The convenience of prison staff, of course, not prison inmates. They didn’t find the clunk of the switch, the dull hum of electricity and the shrill whine of a bone saw the slightest bit convenient. In fact, it had a nasty (though unsurprising) tendency to drive them insane. When Sing Sing set its record on August 7, 1912 by electrocuting seven inmates one after another, those awaiting death created havoc. So did those whose dates were still approaching.

They were spared quite as much suffering when it was Arthur Mayhew’s turn. Mayhew, originally one of two executions scheduled that day, would have heard the other prisoner being told his sentence had been commuted and he was to be reassigned into Sing’s Sing’s general population.

With this last, most uplifting thought in his mind, Arthur Mayhew would die alone and, until now, unidentified.

His executioner, the world’s very first ‘State Electrician’ remained as close to anonymous as possible, though by his own choice. Edwin Davis was man fearful of being identified. The public knew his name and only a rough idea of what he looked like. He would journey to Sing Sing discreetly, having arranged with a railroad company  for its train to pick him up and drop him off at a spot between stations before and after an execution. He permitted no photographs and once lambasted assistant Robert Elliott (later New York’s third State Electrician) for once using his name while ordering dinner.

The layout of Sing Sing’s first death chamber was designed so official witnesses and reporters wouldn’t even see him do his deadly work. As you can see from the image below, the man in the background on the left (sometimes incorrectly identified as Davis) was actually puling a cord, not the switch. The cord was connected to Davis’s hand as he stood in the closed-off booth directly behind the chair. One pull told him to throw the switch, a second pull told him to cut the power so doctors could make their checks. If the prisoner was still alive, the cord was pulled again to order as many shocks as were needed.

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Mayhew needed only the standard two jolts before dying, one to kill him and another to make absolutely sure. He was certified dead little over a minute after the cord was pulled and Davis threw the switch. As he was led into the chamber he clutched a crucifix, a fact confirmed by press reports published on March 13, the day after he died.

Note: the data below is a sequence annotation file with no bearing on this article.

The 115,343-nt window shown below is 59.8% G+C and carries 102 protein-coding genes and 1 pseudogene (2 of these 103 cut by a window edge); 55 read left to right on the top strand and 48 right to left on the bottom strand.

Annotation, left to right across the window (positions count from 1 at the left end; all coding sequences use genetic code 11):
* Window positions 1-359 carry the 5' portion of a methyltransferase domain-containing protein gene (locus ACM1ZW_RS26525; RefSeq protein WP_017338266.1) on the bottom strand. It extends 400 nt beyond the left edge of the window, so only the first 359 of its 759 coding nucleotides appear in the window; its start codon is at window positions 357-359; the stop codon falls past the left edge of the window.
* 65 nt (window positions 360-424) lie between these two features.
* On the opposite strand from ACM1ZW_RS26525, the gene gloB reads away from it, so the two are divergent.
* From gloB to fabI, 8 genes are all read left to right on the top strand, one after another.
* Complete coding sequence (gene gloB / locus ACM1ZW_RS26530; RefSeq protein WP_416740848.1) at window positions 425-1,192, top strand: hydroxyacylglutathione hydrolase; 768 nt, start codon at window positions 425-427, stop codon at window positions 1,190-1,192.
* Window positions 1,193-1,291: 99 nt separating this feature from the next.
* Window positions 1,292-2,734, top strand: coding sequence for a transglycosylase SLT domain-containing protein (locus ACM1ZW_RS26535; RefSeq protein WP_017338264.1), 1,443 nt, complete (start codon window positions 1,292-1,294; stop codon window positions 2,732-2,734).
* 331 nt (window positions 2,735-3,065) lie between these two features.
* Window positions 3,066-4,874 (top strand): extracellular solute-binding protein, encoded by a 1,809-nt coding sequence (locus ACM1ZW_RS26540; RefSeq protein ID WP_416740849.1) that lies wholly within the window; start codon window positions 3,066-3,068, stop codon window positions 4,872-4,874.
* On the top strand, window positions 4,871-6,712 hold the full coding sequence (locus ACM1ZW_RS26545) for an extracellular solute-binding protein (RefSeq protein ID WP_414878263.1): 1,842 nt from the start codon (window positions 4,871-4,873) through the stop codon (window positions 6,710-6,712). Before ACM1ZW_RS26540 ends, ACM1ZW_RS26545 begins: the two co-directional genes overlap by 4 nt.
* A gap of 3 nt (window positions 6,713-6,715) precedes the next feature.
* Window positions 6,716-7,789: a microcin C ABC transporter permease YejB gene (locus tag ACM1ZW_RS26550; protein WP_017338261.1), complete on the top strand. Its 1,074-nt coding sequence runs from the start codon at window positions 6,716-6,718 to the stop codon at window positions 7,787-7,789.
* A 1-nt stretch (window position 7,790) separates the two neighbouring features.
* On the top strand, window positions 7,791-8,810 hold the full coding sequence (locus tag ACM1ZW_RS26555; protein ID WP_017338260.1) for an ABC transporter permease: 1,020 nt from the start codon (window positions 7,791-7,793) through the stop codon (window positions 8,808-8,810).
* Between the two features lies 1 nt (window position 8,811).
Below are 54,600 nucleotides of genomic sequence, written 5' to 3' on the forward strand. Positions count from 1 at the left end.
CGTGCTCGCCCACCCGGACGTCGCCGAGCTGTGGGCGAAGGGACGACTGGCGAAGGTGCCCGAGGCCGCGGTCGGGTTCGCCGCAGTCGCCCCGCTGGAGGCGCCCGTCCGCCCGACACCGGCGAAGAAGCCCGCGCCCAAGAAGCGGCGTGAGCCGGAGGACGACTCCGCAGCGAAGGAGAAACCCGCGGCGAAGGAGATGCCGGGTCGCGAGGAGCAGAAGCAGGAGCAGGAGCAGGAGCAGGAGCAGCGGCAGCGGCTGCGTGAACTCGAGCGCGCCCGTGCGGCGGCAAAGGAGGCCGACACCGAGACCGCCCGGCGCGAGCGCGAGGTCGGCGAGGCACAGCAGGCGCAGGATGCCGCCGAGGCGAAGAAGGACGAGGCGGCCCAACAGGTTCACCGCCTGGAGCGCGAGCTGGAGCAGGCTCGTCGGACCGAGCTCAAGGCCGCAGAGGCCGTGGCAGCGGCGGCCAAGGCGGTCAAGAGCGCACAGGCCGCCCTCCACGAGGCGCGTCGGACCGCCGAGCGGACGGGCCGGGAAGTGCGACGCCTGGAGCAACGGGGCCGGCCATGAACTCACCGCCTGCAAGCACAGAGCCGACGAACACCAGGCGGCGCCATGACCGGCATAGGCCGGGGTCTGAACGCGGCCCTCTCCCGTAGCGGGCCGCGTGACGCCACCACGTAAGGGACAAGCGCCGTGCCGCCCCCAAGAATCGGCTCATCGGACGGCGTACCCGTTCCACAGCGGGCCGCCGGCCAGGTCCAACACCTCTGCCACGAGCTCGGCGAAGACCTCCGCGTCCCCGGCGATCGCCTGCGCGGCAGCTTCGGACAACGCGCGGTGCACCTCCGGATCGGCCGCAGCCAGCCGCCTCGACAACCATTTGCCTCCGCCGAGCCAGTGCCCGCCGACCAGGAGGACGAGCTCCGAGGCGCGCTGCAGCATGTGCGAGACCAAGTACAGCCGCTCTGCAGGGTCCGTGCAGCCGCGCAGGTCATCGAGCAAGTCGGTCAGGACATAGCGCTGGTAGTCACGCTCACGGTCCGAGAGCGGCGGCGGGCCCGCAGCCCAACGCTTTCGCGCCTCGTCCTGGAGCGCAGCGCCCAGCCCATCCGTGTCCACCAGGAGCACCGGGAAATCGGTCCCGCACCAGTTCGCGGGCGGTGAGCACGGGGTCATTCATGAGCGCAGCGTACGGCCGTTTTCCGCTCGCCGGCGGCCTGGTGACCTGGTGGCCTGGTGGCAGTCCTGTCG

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As he was being strapped down he uttered his final words;

“Jesus Christ, have mercy on me!”

His end, at least, was mercifully brief. Though not so brief there wasn’t time for another picture:

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As Mayhew is listed by most sources as ‘unidentified,’ the first photograph of an electrocution in progress is commonly held to be that of Ruth Snyder, executed at Sing Sing in 1928. The image is widely considered one of the most important and distinctive in the history of journalism and is still used in some journalism courses for teaching purposes. It made journalistic history at the time.

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Snyder was illicitly photographed by reporter Tom Howard just after the current was turned on, using a hidden camera concealed in his trouser leg. Given that Mayhew is specifically named in the archived article in the Royal Magazine (published in 1898) and that Sing Sing records and contemporary news reports list Mayhew as having been executed on March 12, 1897, it reasonable to say that these images are of Mayhew and that the world’s first electrocution photographs were in fact taken some thirty years earlier than commonly thought.

The image also has its place in popular culture. It’s easily found online and provided the inspiration for the James Cagney film ‘Picture Snatcher.’ Curiously, while Cagney played a newspaper photographer who illicitly photographed a woman in the electric chair, probably the most famous scene of his entire career is at the end of classic ‘Angels with Dirty faces’ in which Cagney (playing gangster ‘Rocky Sullivan’) has to be dragged kicking and screaming into Sing Sing’s chair. Cagney himself never clarified whether his character was actually panicking or was feigning fear to benefit the ‘Dead End Kids,’ preferring the audience to decide for themselves.

I somehow doubt Arthur Mayhew, who always protested his innocence, would have appreciated his singular place in the chronicles of crime. Or his place as a small-time pop culture icon, either.

 

 

 

 

 

 

Happy Birthday, ‘Doc’ Holliday, Born Today In 1851.


 John 'Doc' Holliday, AKA 'The Deadly Dentist.'

John ‘Doc’ Holliday, AKA ‘The Deadly Dentist.’

Wyat Earp on ‘Doc’ Holliday:

 

“The nerviest, speediest, deadliest man with a six-gun that I ever knew.”

 

‘Doc’ (when asked whether his conscience troubled him):

 

“I coughed that up with my lungs, years ago…”